Irish-Born Woman-A Roman Catholic Bishop Spreads the Word in Ireland
This is an article by Patsy McGarry from today’s The Irish Times that features Rev. Dr. Bridget Mary Meehan, ARCWP Bishop, as she spreads word of the RCWP Movement in Ireland.
The pictures below show Bishop Bridget Mary leading in activism and also when confirming members of the Good Shepherd Inclusive Catholic Community in Sarasota, Florida in 2012.
Catholic woman bishop on Irish vocations recruitment drive
‘Our bishops have absolutely no authority apart from ordaining’
“The delegation, led by Irish-born Bishop Mary Bridget Meehan, is visiting Ireland to recruit female priests.
about 21 hours ago
Five women who believe they have a vocation to the Catholic priesthood have contacted a US delegation visiting Ireland this month to recruit female priests.
From the US-based Association of Roman Catholic Women Priests (ARCWP), the delegation is being led by Irish-born Bishop Mary Bridget Meehan, who is accompanied by Rev Mary Theresa Streck and Rev Joan Chesterfield.
Speaking of the five women seeking ordination, Bishop Meehan told The Irish Times they “already have theology degrees and diplomas in spirituality”.
A Mass celebrated by Bishop Meehan, in a community centre on Dublin’s South Circular, was attended by “35 to 40” people earlier this month, while the delegation met a similar number more recently in Drogheda.
They have also visited Glenstal Abbey at Murroe, Co Limerick, where they met former Abbot Mark Patrick Hederman and Nóirín Ní Riain who was ordained Rev Nóirín Ní Riain, minister in the One Spirit Inter Faith Seminary Foundation, last month. The foundation embraces “the universal truth at the heart of all spiritual traditions”. Ms Ní Riain has a doctorate in theology.
Bishop Meehan said she had also met Limerick parish priest Fr Roy Donovan who last week called for the ordination of women to the Catholic priesthood and objected to the introduction of a male-only permanent diaconate in his Cashel Archdiocese before completion of a report by the papal commission on women deacons.
The meeting with Fr Donovan was “very open” she said, and he had put her in contact with a woman who believes she too has a vocation.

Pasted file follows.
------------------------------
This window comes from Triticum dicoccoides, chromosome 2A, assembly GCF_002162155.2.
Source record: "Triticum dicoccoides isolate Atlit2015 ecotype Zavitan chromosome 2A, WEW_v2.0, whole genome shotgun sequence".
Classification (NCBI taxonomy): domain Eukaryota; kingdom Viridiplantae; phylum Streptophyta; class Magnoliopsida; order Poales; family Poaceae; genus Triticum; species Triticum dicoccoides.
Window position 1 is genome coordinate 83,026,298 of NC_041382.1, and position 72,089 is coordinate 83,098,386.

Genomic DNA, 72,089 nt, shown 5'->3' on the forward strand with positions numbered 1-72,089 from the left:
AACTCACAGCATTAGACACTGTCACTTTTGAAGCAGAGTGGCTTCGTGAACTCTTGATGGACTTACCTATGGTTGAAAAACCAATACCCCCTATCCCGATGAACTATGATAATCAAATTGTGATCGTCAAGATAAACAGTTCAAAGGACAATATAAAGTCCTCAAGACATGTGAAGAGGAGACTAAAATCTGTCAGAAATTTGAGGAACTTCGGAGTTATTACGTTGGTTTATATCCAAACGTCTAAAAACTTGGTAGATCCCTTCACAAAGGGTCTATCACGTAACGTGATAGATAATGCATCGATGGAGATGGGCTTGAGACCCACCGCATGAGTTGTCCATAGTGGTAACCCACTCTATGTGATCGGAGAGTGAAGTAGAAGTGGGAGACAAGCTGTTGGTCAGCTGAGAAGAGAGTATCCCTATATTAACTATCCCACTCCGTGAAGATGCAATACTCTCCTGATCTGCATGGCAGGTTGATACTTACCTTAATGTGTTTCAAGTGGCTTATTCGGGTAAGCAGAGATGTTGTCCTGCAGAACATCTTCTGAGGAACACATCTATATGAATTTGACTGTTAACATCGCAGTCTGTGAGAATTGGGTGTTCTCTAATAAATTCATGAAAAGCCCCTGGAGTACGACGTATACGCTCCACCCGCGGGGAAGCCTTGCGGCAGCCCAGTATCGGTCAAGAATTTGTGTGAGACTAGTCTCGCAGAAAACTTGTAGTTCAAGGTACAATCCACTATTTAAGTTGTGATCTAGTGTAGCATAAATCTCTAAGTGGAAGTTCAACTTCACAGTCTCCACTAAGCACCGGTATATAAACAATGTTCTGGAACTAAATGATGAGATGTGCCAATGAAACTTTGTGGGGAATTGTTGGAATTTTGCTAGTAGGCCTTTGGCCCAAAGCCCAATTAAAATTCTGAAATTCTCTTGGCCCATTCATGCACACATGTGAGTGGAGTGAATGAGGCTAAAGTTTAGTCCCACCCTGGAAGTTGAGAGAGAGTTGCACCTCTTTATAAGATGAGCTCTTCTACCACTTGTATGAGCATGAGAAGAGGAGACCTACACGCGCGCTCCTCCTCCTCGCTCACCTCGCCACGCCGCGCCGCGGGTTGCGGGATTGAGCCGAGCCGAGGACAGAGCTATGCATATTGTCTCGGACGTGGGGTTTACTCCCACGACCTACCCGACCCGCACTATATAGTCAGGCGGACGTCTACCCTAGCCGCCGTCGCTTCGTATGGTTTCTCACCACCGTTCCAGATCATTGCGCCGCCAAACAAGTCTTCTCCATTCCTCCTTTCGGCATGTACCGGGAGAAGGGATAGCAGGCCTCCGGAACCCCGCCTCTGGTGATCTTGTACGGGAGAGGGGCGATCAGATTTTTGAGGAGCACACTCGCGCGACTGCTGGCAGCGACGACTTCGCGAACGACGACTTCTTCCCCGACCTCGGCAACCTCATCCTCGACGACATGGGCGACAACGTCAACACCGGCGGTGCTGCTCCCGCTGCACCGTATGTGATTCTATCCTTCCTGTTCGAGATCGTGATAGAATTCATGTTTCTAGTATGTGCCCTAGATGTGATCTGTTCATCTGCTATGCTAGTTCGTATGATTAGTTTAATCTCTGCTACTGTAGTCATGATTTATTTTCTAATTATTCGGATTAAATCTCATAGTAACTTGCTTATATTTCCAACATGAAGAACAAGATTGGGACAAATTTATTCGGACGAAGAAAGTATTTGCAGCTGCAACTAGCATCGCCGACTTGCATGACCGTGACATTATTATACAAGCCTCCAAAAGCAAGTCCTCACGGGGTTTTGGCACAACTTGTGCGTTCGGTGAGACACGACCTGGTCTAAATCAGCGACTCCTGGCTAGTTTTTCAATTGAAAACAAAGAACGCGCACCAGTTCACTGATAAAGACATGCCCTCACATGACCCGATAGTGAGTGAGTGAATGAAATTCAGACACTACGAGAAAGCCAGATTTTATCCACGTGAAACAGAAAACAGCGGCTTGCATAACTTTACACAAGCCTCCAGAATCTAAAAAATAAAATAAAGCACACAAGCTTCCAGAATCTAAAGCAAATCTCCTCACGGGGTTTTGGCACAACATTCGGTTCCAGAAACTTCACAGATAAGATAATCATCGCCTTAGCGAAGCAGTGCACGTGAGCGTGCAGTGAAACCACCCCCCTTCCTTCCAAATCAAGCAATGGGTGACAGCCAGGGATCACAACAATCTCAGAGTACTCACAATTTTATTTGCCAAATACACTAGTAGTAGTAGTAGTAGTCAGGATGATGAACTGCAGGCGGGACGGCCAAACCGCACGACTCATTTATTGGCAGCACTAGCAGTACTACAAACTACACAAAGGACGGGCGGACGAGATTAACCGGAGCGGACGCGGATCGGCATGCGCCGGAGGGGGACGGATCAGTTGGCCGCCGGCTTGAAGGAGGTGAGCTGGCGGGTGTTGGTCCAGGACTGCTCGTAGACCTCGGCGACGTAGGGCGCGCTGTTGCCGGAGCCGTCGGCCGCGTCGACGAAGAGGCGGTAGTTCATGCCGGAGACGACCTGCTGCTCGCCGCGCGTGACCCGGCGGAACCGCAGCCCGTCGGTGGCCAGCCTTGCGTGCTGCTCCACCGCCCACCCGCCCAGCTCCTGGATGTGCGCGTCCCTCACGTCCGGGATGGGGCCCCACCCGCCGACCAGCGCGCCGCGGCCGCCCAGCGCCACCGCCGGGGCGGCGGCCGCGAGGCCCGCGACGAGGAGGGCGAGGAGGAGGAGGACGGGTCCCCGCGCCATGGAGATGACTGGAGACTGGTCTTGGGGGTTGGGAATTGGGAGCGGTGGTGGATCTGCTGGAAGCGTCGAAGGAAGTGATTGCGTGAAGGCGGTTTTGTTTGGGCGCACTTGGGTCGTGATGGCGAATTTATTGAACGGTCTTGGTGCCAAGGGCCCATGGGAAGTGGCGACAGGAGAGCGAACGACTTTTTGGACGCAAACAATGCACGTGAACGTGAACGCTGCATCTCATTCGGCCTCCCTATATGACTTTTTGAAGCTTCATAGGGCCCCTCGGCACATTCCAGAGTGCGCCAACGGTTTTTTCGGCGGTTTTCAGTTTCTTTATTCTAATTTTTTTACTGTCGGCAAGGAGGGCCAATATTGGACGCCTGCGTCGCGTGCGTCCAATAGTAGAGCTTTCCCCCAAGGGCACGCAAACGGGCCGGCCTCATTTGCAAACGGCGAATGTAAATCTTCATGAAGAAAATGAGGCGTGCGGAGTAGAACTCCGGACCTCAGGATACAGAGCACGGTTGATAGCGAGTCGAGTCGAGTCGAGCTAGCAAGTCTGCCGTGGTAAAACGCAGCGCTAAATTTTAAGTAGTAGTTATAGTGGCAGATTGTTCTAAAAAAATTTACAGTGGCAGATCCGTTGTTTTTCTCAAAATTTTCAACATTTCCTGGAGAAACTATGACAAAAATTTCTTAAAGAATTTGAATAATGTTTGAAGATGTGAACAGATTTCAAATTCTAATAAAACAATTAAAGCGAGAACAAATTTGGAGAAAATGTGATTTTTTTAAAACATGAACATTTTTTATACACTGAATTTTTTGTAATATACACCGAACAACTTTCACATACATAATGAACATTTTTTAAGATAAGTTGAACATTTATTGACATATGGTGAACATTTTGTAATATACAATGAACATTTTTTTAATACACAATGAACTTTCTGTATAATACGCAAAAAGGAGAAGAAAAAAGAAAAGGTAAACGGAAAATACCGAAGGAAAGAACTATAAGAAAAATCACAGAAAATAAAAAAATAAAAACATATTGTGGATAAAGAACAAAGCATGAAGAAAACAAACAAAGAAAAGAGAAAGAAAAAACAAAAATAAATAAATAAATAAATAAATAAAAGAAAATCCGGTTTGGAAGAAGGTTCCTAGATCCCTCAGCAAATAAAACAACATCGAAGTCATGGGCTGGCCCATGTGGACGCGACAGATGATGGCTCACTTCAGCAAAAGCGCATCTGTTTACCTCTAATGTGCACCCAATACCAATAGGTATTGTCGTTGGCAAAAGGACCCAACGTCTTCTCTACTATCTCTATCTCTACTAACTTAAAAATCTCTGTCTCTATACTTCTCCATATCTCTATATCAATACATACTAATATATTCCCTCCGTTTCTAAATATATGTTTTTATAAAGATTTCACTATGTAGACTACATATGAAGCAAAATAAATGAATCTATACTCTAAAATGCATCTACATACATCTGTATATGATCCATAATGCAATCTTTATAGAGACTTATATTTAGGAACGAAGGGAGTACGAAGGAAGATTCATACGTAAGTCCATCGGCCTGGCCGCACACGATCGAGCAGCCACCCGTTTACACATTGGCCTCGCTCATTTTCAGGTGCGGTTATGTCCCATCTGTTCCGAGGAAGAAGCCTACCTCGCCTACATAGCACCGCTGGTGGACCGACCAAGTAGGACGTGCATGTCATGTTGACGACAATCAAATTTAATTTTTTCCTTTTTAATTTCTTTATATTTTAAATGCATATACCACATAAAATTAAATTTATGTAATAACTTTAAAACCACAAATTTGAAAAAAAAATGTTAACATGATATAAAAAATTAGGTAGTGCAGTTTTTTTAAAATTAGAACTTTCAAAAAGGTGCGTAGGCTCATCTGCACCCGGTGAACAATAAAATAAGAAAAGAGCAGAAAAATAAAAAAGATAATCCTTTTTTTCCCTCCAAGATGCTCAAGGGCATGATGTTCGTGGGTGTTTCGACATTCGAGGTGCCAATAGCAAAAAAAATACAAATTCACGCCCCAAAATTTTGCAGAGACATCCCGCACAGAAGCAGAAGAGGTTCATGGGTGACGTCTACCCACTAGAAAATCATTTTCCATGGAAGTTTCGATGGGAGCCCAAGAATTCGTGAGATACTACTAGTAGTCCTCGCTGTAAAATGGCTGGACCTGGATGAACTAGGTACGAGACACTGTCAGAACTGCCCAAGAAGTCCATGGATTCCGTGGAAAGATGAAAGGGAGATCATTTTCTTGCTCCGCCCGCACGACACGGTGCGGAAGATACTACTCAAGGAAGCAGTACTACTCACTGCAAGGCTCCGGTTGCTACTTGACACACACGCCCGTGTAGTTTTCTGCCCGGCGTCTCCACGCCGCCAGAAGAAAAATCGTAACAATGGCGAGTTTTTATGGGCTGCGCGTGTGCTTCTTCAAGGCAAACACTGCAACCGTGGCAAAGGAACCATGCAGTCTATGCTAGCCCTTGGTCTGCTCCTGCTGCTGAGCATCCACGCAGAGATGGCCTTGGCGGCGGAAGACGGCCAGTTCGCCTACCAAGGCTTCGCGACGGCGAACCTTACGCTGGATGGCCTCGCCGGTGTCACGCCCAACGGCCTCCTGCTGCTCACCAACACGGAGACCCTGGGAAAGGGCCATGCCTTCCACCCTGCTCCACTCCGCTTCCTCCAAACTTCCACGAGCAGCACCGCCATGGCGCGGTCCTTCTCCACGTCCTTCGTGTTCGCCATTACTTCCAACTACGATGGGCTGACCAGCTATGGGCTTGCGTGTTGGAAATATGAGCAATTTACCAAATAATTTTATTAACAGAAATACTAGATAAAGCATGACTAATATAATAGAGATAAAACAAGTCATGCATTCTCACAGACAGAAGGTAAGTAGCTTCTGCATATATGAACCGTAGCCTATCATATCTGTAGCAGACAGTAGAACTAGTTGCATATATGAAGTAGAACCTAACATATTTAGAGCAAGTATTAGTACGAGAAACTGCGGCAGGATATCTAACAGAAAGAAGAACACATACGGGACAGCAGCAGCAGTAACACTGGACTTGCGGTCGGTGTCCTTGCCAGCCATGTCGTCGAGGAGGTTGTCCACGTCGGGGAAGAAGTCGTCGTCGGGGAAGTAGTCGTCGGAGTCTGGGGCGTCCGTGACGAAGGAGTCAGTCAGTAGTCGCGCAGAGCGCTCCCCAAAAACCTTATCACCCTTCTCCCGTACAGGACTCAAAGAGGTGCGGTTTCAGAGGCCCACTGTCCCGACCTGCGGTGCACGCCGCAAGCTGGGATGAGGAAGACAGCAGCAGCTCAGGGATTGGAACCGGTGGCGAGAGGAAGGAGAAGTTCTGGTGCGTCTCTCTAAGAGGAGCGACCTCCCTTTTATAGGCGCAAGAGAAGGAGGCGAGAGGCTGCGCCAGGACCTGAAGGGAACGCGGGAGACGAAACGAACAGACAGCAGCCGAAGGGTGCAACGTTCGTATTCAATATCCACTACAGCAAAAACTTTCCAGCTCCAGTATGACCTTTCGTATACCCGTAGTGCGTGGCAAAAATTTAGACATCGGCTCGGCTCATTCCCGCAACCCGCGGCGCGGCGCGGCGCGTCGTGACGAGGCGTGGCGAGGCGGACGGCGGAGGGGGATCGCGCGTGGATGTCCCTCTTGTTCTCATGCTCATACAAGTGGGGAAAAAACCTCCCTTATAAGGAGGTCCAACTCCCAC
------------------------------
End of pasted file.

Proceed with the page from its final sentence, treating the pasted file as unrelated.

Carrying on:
Bishop Bridget Mary Meehan was raised to the episcopacy in 2009 at Santa Barbara, California, after ordination to the Catholic priesthood at Pittsburgh in 2006.
Her family is from Crosskerry, near Rathdowney, Co Laois, but they left Ireland for the US in 1956. Nowadays, she holds weekly liturgies , including Mass, at the Mary Mother of Jesus Inclusive Catholic Community in Sarasota, Florida.
In 2007, she and fellow women priests were excommunicated by Pope Benedict. He decreed that anyone “who attempts to confer a sacred order on a woman, and the woman who attempts to receive a sacred order” was automatically excommunicated. However, this decree has been rejected by the ARCWP.
In North America, there were about 250 Catholic women priests and 11 women bishops, Bishop Meehan said. Their ordinations were valid “because of our apostolic succession within the Roman Catholic Church”, she said.
This is so because “the principal consecrating Roman Catholic male bishop who ordained our first women bishops is a bishop with apostolic succession within the Roman Catholic Church in communion with the Pope. Therefore, our bishops validly ordain deacons, priests and bishops.”
As well as in the US and Canada, the ARCWP has members in Latin America and, increasingly, in the rest of the world.
They seek equality for women in the church at all levels, including at decision-making and ordination levels, and prepare and ordain qualified women (and men) to serve as Catholic priests. Theirs is “a renewal movement” within the church which aims at “full equality for all within” as “a matter of justice and faithfulness to the Gospel”, she said.
Bishop Meehan points out that their model of church “is exactly the opposite” of the current Roman model. For instance, “our bishops have absolutely no authority apart from ordaining [others to priesthood/episcopacy]. It’s like the monastic model,” she said.
She and other members of her delegation are back in Ireland (she has been a regular visitor over the years) “for the month of August” and hope to encourage other women towards ordination while here. They will be “celebrating liturgies and meeting with women’s groups”.
They would also “love a dialogue with the bishops” in Ireland and believe there is “a new spirit in the church” since the election of Pope Francis in 2013. They feel “in harmony with a lot of what Pope Francis is saying”….”
Note: For more information on RCWP and women in the priesthood you may contact:
rcwp.org and arcwp.org